The Soyang Lake, the basin of which covers parts of Inje-gun, Yanggu-gun and Hongcheon-gun of Gangwon-do, as well as Chuncheon-shi, is the largest lake in Korea by volume, with a storage capacity of 2,900 × 106m3 of water. Reaching 118 m at its deepest point, and containing relatively clean and cold water, this lake is well-known as one of the major breeding places for pond smelts. Located in the northeastern region of South Korea, the rate of C. sinensis infection of people living in the surrounds of the basin of the lake is quite low, and the infection rate of fish caught in the lake, with regard specifically to C. sinensis metacercariae is also quite low (Korea Centers for Disease Control and Prevention and Korea Association of Health Promotion, 2004; Nam and Sohn, 2000).
Fish species of the genus Hypomesus prefer cold water, and are relatively tolerant to pollution, salinity, and temperature fluctuations (Sato, 1951). Two species of smelts, the pond smelt, H. olidus, and the Japanese smelt, Hypomesus japonicus, inhabit the seas around Korea (Chyung, 1977; Youn et al., 1999). The pond smelt is aqua-cultured for human consumption on a large scale in several lakes in Korea. Unlike the Japanese smelt, which lives in the northeastern area of the East Sea, pond smelts live in cold, clean freshwater.
Although the results of this study indicate that the infection rate of the fish species living in the 6 lakes may be lower than previously reported, as well as the fact that pond smelts become adults within a year, which makes it rather difficult for them to serve as a second intermediate host for C. sinensis, the presence of C. sinensis metacercariae in the muscle of pond smelts caught in Korea and Japan, as reported previously (Ide, 1935; Komiya, 1965; Nam and Sohn, 2000; Park et al., 2004) should be enough to raise public awareness not to consume raw pond smelt meat at ice-fishing or pond-smelt festivals during the winter season. The presence of C. sinensis metacercariae in a short barbel gudgeon (S. japonicus coreanus), as well as of Metagonimus sp. and Metorchis orientalis metacercariae in fingerlings (O. uncirostris amurensis) and minnows (Z. platypus), further emphasize the importance of not consuming small-sized freshwater fish species, as these fish are morphologically indistinguishable.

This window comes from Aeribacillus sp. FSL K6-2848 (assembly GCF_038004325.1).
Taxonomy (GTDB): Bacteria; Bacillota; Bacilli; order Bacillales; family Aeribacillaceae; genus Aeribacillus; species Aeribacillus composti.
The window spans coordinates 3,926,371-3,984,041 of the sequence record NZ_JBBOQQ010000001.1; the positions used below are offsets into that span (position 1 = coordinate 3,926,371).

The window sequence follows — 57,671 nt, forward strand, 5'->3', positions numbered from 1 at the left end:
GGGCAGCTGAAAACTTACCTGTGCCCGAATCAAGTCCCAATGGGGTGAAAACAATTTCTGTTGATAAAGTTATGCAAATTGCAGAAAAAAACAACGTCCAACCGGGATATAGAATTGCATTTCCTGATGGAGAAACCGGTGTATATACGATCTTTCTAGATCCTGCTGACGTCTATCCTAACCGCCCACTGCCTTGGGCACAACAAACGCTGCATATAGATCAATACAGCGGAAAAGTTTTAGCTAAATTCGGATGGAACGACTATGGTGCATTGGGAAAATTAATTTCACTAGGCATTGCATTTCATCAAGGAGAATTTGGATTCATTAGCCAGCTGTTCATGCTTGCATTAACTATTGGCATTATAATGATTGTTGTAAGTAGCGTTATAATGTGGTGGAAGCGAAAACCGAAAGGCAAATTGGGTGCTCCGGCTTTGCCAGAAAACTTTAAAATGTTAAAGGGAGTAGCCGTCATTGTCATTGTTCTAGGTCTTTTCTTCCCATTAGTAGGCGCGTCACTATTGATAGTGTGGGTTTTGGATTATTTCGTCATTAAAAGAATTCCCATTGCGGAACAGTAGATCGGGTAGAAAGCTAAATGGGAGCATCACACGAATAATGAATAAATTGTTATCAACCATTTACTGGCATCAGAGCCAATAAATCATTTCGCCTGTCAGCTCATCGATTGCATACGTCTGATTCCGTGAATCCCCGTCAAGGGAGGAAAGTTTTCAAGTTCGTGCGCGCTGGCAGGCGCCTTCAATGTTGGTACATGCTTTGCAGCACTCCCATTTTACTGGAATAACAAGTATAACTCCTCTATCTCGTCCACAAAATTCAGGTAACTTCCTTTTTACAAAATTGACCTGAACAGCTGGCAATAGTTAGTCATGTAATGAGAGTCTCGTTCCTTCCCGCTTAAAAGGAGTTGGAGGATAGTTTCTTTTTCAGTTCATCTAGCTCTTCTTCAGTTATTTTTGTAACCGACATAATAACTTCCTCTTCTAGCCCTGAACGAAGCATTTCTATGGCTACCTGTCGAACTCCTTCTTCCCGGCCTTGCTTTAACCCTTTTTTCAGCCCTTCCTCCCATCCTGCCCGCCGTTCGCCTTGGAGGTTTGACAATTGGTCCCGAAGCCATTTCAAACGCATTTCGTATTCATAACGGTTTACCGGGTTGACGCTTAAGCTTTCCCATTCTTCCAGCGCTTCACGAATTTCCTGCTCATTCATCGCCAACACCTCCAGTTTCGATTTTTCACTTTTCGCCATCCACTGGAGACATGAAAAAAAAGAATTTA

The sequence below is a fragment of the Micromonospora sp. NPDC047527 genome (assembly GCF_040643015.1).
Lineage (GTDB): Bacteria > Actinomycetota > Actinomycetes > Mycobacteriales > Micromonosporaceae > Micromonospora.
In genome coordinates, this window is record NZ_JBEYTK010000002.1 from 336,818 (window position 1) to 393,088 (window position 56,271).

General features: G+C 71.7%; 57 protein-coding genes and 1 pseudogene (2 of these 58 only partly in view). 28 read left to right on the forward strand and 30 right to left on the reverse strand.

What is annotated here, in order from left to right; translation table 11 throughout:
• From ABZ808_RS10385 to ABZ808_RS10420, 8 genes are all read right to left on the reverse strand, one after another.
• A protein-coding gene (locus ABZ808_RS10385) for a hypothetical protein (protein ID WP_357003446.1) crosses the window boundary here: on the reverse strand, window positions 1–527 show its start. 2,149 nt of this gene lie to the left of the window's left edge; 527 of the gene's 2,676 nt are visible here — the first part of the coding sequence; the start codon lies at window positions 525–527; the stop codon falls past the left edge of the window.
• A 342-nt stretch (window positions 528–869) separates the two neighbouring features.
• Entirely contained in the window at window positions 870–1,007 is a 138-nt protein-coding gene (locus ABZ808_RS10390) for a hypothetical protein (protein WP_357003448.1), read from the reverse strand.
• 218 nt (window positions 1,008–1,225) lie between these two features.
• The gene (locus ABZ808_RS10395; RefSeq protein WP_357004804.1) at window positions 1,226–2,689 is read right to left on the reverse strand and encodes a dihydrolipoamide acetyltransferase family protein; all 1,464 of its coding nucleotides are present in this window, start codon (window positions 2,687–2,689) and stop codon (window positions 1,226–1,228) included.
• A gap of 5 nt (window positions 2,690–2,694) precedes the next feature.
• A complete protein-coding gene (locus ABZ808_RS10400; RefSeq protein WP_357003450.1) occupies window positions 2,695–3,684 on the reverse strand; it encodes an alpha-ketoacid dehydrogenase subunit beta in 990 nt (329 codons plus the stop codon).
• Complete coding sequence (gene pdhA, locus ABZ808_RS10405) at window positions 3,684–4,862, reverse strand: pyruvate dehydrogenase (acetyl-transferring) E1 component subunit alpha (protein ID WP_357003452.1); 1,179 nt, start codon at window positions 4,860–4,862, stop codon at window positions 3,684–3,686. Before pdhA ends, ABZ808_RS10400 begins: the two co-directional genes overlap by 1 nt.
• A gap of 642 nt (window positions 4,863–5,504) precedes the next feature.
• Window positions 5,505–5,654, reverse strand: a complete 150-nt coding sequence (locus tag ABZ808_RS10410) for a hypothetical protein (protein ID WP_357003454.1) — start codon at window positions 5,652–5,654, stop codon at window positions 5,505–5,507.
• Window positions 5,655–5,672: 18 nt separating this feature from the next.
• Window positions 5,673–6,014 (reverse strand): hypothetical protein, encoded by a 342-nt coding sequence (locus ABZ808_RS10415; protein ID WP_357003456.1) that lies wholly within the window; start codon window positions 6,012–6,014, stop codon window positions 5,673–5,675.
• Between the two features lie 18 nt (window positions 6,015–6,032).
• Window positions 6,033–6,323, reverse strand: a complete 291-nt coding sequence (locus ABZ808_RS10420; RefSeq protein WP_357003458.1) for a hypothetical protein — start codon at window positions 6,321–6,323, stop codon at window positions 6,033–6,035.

This work was supported by a grant from the National Institute of Health, Ministry of Health and Welfare, Republic of Korea (NIH-347-2910-213).


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Fig. 1
Pond smelts, Hypomesus olidus, collected from Uirimji (Lake), Chungchongbuk-do.
Fig. 2
Collection areas of pond smelts, H. olidus, and other freshwater fishes.
Table 1.
Name and locations of lakes from which pond smelts, Hypomesus olidus, were collected
Name and location of lake Date examined (d/m/y)a) No. of fish examined Length of fish (cm) Weight of fish (g)
Soyang Lake, Gangwon-do 21-01-2003 420 5.2~3.9 1.3~1.0
26-02-2003 717 5.4~4.2 1.3~1.1
09-12-2003 223 6.6~3.8 1.4~0.9
08-01-2004 520 6.4~4.3 1.4~1.0
19-01-2004 1,040 6.2~4.5 1.3~1.0
10-01-2005 1,000 3.5~5.9 1.2~0.9
Uiam Lake, Gangwon-do 22-02-2005 56 4.5~8.8 1.9~1.2
Unam, Jeollabuk-do 20-02-2004 300 5.2~8.0 1.8~1.3
Jangseong Lake, Jeollanam-do 20-03-2004 200 7.5~10.2 1.9~1.5
Andong Lake, Gyeongsangbuk-do 28-02-2004 200 5.3~6.9 1.5~1.1
Uirimji Lake, Chungchongbuk-do 20-02-2004 185 5.5~9.3 1.9~6.0
Total 4,861 6.9~4.7 1.5~1.1

a) day/month/year.

Table 2.
Infection status of lake fishes with trematode metacercariae
Name of lake Species of fish No. of fish infected/examined Fluke species No. of MCa) detected (Total No.)
Soyang Lake H. olidus 0/3,920 NDb) 0
Uiam Lake H. olidus 0/56 ND 0
Unam Lake Squalidus japonicus coreanus 1/1 Clonorchis sinensis 19 (19)
H. olidus 0/300 ND 0
Jangseong Lake H. olidus 4/200 Diplostomum sp. 2-4 (12)
Hemiculter eigenmanni 4/10 Diplostomum sp. 1-2 (5)
Opsariichthys uncirostris amurensis 2/2 Metorchis orientalis 10-12 (22)
1/2 Metagonimus sp. 6 (6)
Zacco platypus 5/5 Metorchis orientalis 2-7 (18)
2/5 Metagonimus sp. 3-4 (7)
Andong Lake H. olidus 0/200 ND 0
Uirimji Lake H. olidus 0/185 ND 0

a) Metacercariae.

b) Not detected.